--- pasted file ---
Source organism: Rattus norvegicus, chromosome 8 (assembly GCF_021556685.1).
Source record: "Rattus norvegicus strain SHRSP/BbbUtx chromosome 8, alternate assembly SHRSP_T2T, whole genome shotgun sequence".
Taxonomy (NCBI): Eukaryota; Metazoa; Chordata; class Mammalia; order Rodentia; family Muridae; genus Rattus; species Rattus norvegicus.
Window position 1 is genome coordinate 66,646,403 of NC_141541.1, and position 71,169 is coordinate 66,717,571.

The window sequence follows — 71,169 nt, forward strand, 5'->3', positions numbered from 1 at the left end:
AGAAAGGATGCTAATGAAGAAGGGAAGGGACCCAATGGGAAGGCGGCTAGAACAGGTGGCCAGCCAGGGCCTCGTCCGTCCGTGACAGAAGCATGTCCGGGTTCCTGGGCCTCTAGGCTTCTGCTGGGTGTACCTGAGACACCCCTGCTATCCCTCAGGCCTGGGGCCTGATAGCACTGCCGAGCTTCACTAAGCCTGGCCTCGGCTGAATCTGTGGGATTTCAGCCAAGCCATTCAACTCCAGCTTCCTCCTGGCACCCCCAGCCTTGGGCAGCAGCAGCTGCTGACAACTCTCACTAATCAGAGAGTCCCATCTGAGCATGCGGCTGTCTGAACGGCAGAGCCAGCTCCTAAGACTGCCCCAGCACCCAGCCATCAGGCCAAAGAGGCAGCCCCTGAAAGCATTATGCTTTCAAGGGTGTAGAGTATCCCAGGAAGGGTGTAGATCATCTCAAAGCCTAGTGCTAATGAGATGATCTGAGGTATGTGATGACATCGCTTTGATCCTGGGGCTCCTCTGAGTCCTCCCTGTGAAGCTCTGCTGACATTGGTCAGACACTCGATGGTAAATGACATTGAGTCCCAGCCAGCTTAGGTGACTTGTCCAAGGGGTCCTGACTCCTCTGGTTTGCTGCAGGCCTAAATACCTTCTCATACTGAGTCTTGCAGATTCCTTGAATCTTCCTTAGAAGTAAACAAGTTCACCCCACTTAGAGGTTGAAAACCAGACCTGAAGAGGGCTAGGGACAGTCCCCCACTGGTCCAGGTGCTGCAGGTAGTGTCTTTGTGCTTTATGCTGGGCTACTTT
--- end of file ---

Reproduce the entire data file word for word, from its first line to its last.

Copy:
Source organism: Rattus norvegicus, chromosome 8 (assembly GCF_021556685.1).
Source record: "Rattus norvegicus strain SHRSP/BbbUtx chromosome 8, alternate assembly SHRSP_T2T, whole genome shotgun sequence".
Taxonomy (NCBI): Eukaryota; Metazoa; Chordata; class Mammalia; order Rodentia; family Muridae; genus Rattus; species Rattus norvegicus.
Window position 1 is genome coordinate 66,646,403 of NC_141541.1, and position 71,169 is coordinate 66,717,571.

The window sequence follows — 71,169 nt, forward strand, 5'->3', positions numbered from 1 at the left end:
AGAAAGGATGCTAATGAAGAAGGGAAGGGACCCAATGGGAAGGCGGCTAGAACAGGTGGCCAGCCAGGGCCTCGTCCGTCCGTGACAGAAGCATGTCCGGGTTCCTGGGCCTCTAGGCTTCTGCTGGGTGTACCTGAGACACCCCTGCTATCCCTCAGGCCTGGGGCCTGATAGCACTGCCGAGCTTCACTAAGCCTGGCCTCGGCTGAATCTGTGGGATTTCAGCCAAGCCATTCAACTCCAGCTTCCTCCTGGCACCCCCAGCCTTGGGCAGCAGCAGCTGCTGACAACTCTCACTAATCAGAGAGTCCCATCTGAGCATGCGGCTGTCTGAACGGCAGAGCCAGCTCCTAAGACTGCCCCAGCACCCAGCCATCAGGCCAAAGAGGCAGCCCCTGAAAGCATTATGCTTTCAAGGGTGTAGAGTATCCCAGGAAGGGTGTAGATCATCTCAAAGCCTAGTGCTAATGAGATGATCTGAGGTATGTGATGACATCGCTTTGATCCTGGGGCTCCTCTGAGTCCTCCCTGTGAAGCTCTGCTGACATTGGTCAGACACTCGATGGTAAATGACATTGAGTCCCAGCCAGCTTAGGTGACTTGTCCAAGGGGTCCTGACTCCTCTGGTTTGCTGCAGGCCTAAATACCTTCTCATACTGAGTCTTGCAGATTCCTTGAATCTTCCTTAGAAGTAAACAAGTTCACCCCACTTAGAGGTTGAAAACCAGACCTGAAGAGGGCTAGGGACAGTCCCCCACTGGTCCAGGTGCTGCAGGTAGTGTCTTTGTGCTTTATGCTGGGCTACTTT